Plavix-Prilosec interaction warning

January 15, 2010

FDA has announced that concomitant use of omeprazole (Prilosec, AstraZeneca, and Prilosec OTC, Procter & Gamble) and clopidogrel (Plavix, Sanofi Aventis/Bristol-Myers Squibb) can reduce the anti-clotting effectiveness of clopidogrel.

Key Points

Patients taking clopidogrel (Plavix, Sanofi Aventis/ Bristol-Myers Squibb) and their pharmacists have a new worry. The Food and Drug Administration (FDA) warned late last year that concomitant use of omeprazole (Prilosec, AstraZeneca, and Prilosec OTC, Procter & Gamble) can reduce the anti-clotting effectiveness of clopidogrel.

The FDA said recent data submitted by drugmakers' studies show that use of omeprazole reduces serum levels of clopidogrel's active metabolite by 45 percent and reduces anti-clotting activity by up to 47 percent. Similar reductions were seen whether clopidogrel and omeprazole were taken at the same time or as much as 12 hours apart.

"Plavix is a critical therapy, preventing stroke, preventing myocardial infarct," said Cynthia Reilly, director of practice development for the American Society of Health System Pharmacists. "Anything that reduces the effectiveness of therapy has to be looked at very cautiously and carefully."

Omeprazole inhibits the drug-metabolizing enzyme CYP2C19, which is responsible for the conversion of clopidogrel into its active metabolite. CYP2C19 is part of the cytochrome P450 system, which affects the metabolism of multiple pharmaceutical agents. FDA cautioned that other drugs that are potent inhibitors of the CYP2C19 enzyme should also be avoided in combination with clopidogrel.

These other agents include cimetidine (Tagamet and Tagamet HB, GlaxoSmithKline), esomeprazole (Nexium, AstraZeneca), fluconazole (Diflucan, Pfizer), ketoconazole (Nizoral, McNeil), voriconazole (Vfend, Pfizer), etravirine (Intelence, Tibotec), felbamate (Felbatol, Meda), fluoxetine (Prozac, Lilly; Sarafem, Warner Chilcott; and Symbyax, Lilly), fluvoxamine (Luvox, Solvay), and ticlopidine (Ticlid, Roche).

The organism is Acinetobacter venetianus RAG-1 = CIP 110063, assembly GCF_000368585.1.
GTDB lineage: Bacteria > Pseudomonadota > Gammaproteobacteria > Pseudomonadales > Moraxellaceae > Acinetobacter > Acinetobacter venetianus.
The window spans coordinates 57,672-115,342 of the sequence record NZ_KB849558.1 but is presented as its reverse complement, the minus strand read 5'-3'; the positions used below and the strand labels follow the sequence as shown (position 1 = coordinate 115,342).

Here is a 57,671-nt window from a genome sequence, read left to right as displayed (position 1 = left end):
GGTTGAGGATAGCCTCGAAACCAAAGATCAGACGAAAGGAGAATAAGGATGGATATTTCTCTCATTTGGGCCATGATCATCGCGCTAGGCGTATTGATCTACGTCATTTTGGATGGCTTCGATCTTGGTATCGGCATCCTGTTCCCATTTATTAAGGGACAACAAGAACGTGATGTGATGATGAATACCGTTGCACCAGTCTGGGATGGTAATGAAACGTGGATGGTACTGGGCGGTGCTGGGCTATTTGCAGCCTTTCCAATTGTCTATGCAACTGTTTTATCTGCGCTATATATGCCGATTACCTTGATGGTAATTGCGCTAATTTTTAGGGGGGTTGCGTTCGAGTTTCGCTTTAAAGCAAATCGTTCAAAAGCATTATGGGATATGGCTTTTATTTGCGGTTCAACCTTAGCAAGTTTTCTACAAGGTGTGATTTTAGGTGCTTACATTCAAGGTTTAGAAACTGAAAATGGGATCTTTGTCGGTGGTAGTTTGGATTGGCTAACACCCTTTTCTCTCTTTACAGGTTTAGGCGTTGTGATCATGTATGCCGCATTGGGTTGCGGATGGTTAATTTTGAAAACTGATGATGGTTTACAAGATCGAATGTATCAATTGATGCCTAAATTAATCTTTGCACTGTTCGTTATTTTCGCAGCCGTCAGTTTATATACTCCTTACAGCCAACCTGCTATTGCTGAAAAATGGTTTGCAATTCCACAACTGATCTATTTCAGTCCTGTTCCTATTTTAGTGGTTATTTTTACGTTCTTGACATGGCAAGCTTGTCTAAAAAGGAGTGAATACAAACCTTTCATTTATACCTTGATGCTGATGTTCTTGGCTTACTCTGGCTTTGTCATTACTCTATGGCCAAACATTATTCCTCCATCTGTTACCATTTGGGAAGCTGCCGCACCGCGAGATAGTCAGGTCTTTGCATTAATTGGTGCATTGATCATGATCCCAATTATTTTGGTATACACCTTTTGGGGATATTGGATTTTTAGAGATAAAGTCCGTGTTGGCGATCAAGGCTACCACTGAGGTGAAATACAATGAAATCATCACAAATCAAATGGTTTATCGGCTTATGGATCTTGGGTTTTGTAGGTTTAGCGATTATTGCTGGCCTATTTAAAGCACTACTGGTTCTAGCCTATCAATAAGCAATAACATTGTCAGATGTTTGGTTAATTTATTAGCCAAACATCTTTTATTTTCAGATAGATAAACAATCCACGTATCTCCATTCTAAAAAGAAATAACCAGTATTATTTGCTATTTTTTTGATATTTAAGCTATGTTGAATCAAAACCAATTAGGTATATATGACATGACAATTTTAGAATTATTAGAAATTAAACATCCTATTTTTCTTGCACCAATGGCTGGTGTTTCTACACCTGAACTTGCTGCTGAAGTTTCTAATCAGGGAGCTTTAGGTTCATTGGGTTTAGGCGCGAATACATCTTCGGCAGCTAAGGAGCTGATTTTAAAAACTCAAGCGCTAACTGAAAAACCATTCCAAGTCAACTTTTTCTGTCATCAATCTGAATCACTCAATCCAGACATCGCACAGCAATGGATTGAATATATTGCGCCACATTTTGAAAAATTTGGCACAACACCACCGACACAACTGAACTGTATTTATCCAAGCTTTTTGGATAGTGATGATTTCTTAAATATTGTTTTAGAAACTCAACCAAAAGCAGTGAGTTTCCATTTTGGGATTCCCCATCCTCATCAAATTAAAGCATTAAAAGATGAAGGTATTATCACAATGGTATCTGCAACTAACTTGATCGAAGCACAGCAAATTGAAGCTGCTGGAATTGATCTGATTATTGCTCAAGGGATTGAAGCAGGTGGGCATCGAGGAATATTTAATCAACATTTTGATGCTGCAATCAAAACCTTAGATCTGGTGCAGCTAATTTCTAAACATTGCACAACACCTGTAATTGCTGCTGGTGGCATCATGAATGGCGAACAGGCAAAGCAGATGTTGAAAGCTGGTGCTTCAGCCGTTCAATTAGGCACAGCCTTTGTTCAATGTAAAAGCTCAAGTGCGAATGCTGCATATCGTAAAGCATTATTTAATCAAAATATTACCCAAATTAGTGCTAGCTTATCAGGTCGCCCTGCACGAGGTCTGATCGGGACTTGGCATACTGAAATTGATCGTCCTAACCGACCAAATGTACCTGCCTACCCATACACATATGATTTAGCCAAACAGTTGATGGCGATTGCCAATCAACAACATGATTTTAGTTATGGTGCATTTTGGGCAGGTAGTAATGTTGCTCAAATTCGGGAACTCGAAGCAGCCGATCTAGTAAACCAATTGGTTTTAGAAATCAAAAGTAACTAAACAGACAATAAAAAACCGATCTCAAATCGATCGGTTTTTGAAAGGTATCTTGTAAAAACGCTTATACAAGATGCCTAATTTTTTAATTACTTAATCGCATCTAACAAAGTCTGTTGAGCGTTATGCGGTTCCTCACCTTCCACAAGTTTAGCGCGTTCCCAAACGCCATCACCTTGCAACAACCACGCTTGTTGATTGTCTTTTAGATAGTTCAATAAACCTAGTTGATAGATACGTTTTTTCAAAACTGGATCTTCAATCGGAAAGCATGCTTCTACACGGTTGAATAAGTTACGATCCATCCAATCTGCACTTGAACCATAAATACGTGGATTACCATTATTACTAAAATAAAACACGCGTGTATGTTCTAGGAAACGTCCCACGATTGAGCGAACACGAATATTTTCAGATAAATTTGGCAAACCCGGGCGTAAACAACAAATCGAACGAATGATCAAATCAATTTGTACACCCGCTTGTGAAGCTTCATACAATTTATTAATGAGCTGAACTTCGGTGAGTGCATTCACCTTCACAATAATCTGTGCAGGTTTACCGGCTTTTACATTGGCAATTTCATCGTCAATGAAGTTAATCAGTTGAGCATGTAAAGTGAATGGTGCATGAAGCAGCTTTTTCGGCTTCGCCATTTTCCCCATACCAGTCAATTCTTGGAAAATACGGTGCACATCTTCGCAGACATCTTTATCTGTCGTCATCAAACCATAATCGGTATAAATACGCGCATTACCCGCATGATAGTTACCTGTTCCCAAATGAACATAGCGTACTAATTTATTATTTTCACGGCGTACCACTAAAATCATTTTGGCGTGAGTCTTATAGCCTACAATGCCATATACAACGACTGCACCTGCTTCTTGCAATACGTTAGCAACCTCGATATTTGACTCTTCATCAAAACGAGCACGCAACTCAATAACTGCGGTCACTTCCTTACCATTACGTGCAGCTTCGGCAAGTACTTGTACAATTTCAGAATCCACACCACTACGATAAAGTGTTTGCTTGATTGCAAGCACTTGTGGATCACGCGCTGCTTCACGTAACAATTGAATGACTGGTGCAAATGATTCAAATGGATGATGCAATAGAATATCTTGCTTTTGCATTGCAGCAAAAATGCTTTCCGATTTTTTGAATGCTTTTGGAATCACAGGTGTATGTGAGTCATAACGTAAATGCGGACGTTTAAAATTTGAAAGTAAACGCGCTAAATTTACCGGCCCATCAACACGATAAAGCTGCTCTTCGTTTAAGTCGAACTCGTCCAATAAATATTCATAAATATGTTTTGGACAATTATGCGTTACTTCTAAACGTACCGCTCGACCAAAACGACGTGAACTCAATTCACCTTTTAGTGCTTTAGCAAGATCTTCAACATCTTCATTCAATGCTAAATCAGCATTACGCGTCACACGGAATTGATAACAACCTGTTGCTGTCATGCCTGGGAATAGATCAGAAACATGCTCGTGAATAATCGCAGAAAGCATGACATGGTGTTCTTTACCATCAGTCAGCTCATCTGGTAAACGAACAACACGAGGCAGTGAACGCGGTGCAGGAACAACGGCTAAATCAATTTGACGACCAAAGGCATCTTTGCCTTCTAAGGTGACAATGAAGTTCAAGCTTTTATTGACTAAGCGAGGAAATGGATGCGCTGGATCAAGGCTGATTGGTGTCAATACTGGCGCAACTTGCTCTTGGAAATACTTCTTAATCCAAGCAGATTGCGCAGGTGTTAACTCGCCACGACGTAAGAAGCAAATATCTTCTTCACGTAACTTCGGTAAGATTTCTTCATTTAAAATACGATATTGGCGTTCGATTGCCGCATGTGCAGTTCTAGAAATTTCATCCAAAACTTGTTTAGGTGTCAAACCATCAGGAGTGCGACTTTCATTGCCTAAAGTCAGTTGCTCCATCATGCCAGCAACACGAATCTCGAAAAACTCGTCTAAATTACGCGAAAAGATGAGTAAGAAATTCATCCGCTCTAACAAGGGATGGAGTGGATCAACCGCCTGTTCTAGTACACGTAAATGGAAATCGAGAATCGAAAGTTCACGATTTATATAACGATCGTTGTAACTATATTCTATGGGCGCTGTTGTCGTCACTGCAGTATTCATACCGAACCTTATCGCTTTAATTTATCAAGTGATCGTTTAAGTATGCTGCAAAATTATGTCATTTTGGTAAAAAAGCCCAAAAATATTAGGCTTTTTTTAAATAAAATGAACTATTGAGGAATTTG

The American College of Cardiology (ACC), the American Heart Association (AHA), and the American College of Gastroenterology (ACG) recommend use of gastroprotective agents, specifically proton pump inhibitors (PPIs) such as omeprazole, in patients receiving aspirin, a thienopyridine such as clopidogrel, or both. Other acid suppressives can be used, including misoprostol, sucralfate, histamine H2-receptor antagonists, and over-the-counter antacids, but PPIs have become a common adjunct to clopidogrel therapy.

The FDA warning evoked a storm of reaction in the cardiovascular community. Peter Berger, MD, associate chief research officer at Geisinger Medical Center, Danville, Pennsylvania, told reporters he was shocked by the FDA alert. Christopher Cannon, MD, associate professor, Harvard Medical School, Cambridge, said FDA's interpretation of the interaction oversteps the evidence.

Reilly was less surprised. An article in the December 2009 American Journal of Health System Pharmacy concluded that observational studies and prospective trials suggest a clinically significant interaction between clopidogrel and PPIs.

The Society for Cardiovascular Angiography and Interventions issued a similar warning against combining PPIs and clopidogrel in mid-2009. The group was reacting to the Clopidogrel Medco Outcomes Study finding that patients on both clopidogrel and a PPI had a 50 percent increased risk of hospitalization for heart attack, stroke, unstable angina, or repeat revascularization.

The Journal of the American Medical Association reported last year (JAMA, May 27, 2009) that use of PPIs and other acid-suppressive agents in hospitals is associated with 30 percent increased odds for hospital-acquired pneumonia.

Between 40 percent and 70 percent of hospital patients receive some sort of acid suppression, Reilly noted. About half of patients are given discharge orders for continuing acid suppression. But up to 70 percent of inpatient use of acid-suppressive medications has not been studied or is not supported by evidence.

"A great first step is to ensure that patients really need these acid-suppressive agents," she said. "If they do, then there are alternatives to PPIs."

FDA noted that acid-suppressive drugs that do not inhibit CYP2C19 activity are not expected to affect the anti-clotting activity of clopidogrel. These agents include ranitidine (Zantac, GlaxoSmithKline), famotidine (Pepcid, Johnson & Johnson/Merck), nizatidine (Axid, GlaxoSmithKline), and antacids.